Once we have established some connection together and you are ready to move forward, I will ask you to complete some forms, so I can better understand and assess the sexual areas of concern. These forms are in addition to the couple intake that you complete prior to the first session, and may take some time to complete. In order to thoroughly understand the pieces of your story, once each spouse completes the forms, I will meet individually with each person for a session or more to discuss the provided information. People come for a variety of problems including low sexual desire, arousal issues for men and women, difficulty climaxing, and painful sex. The individual sessions offer relief from possibly offending one's spouse and give each person the freedom to openly explore and discuss any concerns they have and any information from the past that might be important for me to know. This assessment is very helpful in understanding some of the more complex issues contributing to the sexual problems.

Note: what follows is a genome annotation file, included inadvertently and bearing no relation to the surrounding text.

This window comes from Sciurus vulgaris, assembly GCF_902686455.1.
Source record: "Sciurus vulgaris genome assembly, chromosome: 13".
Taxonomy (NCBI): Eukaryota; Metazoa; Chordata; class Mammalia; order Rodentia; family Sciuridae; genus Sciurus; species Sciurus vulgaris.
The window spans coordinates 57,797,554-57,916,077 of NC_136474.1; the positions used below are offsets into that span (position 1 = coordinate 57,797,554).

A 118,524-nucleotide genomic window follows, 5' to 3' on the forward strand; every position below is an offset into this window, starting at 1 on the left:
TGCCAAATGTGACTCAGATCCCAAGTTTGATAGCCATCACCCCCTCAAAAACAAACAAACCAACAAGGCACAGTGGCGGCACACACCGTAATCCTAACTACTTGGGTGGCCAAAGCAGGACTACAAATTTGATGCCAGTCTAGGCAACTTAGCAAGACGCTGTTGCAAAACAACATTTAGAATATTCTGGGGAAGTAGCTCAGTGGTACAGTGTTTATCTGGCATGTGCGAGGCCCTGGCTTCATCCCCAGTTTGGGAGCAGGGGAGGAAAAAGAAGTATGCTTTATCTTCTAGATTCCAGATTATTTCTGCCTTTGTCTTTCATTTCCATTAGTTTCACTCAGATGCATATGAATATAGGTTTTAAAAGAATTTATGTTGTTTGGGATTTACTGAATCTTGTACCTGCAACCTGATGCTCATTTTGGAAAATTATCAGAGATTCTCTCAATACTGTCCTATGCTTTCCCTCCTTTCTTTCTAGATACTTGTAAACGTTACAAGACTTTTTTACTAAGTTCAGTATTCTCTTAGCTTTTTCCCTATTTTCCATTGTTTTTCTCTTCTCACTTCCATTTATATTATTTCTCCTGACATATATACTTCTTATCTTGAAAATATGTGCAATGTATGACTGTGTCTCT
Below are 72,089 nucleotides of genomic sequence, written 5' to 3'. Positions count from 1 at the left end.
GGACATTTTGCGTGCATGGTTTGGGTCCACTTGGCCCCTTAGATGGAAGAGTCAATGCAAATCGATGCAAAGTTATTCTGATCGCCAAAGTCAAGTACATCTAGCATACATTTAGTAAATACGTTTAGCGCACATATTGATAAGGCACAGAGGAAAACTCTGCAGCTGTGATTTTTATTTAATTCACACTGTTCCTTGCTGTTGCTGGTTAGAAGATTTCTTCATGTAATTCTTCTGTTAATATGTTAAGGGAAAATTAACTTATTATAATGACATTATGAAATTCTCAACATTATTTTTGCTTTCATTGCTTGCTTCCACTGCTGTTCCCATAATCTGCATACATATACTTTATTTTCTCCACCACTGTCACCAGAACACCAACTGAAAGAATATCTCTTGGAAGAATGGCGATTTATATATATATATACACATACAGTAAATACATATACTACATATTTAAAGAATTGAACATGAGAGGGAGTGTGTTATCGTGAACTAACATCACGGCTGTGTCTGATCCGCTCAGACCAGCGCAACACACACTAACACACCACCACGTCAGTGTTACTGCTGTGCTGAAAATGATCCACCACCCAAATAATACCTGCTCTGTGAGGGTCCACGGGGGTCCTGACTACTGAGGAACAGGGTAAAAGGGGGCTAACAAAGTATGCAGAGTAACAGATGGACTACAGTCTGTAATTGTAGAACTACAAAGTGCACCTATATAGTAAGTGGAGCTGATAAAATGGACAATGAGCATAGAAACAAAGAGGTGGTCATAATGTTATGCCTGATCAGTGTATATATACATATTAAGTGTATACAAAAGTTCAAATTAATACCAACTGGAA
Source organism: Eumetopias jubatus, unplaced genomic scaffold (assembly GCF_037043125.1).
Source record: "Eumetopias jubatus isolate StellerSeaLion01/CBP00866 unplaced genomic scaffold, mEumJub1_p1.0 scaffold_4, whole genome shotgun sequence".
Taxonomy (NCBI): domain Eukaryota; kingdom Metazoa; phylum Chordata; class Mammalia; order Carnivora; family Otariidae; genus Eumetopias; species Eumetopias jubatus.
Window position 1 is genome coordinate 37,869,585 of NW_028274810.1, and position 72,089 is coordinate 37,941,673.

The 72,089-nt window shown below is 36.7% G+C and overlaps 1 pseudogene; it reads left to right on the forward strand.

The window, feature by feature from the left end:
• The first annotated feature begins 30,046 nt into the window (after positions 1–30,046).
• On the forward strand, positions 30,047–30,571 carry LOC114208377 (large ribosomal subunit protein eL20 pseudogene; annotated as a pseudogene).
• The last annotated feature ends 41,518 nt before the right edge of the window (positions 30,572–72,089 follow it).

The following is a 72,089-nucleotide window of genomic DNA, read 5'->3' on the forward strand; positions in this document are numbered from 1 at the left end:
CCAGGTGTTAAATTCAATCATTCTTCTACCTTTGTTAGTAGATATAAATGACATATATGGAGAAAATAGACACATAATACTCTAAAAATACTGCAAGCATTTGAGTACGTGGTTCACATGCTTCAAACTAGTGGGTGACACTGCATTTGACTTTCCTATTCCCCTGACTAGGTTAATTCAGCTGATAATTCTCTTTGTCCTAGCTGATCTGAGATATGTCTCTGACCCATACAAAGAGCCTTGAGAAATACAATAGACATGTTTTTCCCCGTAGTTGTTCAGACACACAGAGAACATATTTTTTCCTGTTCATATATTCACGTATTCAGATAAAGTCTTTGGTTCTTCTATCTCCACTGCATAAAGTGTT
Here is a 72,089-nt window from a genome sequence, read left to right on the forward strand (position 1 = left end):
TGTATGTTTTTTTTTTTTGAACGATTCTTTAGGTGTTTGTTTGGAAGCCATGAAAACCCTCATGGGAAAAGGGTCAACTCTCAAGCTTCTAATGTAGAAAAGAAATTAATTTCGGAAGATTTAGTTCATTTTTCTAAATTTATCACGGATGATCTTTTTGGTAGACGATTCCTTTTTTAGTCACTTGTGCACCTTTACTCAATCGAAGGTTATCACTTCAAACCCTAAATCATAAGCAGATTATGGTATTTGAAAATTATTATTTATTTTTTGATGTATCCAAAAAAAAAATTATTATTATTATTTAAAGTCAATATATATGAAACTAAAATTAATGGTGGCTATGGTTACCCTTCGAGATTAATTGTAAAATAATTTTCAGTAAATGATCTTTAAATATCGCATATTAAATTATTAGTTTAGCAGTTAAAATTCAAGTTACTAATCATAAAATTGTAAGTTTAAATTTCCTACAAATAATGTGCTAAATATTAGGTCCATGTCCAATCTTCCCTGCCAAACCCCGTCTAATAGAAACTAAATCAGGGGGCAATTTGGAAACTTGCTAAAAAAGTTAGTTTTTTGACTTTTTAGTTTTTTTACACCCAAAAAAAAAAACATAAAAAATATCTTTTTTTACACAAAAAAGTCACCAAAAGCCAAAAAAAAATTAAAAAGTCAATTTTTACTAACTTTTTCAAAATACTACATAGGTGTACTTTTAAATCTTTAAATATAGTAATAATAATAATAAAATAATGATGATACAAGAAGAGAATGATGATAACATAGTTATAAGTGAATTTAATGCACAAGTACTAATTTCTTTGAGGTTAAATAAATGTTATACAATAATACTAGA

Customizing Therapy
The therapy process is certainly not the same for everyone. Some couples come less frequently than others, while other couples need to meet more often and longer due to hurts in the marriage that complicate the sexual problems. Affairs often create insecurity and add a layer of anxiety that hinders sexual feelings. Some enter therapy with physical problems such as hormonal imbalances, and these will need to be addressed along with the emotional and psychological issues. Others have wounds from childhood sexual abuse that create strong reactions and aversions that must be treated. Whatever your sexual story is, we will create an approach that allows you to move toward healing at a pace that is good for you.
 
Working Together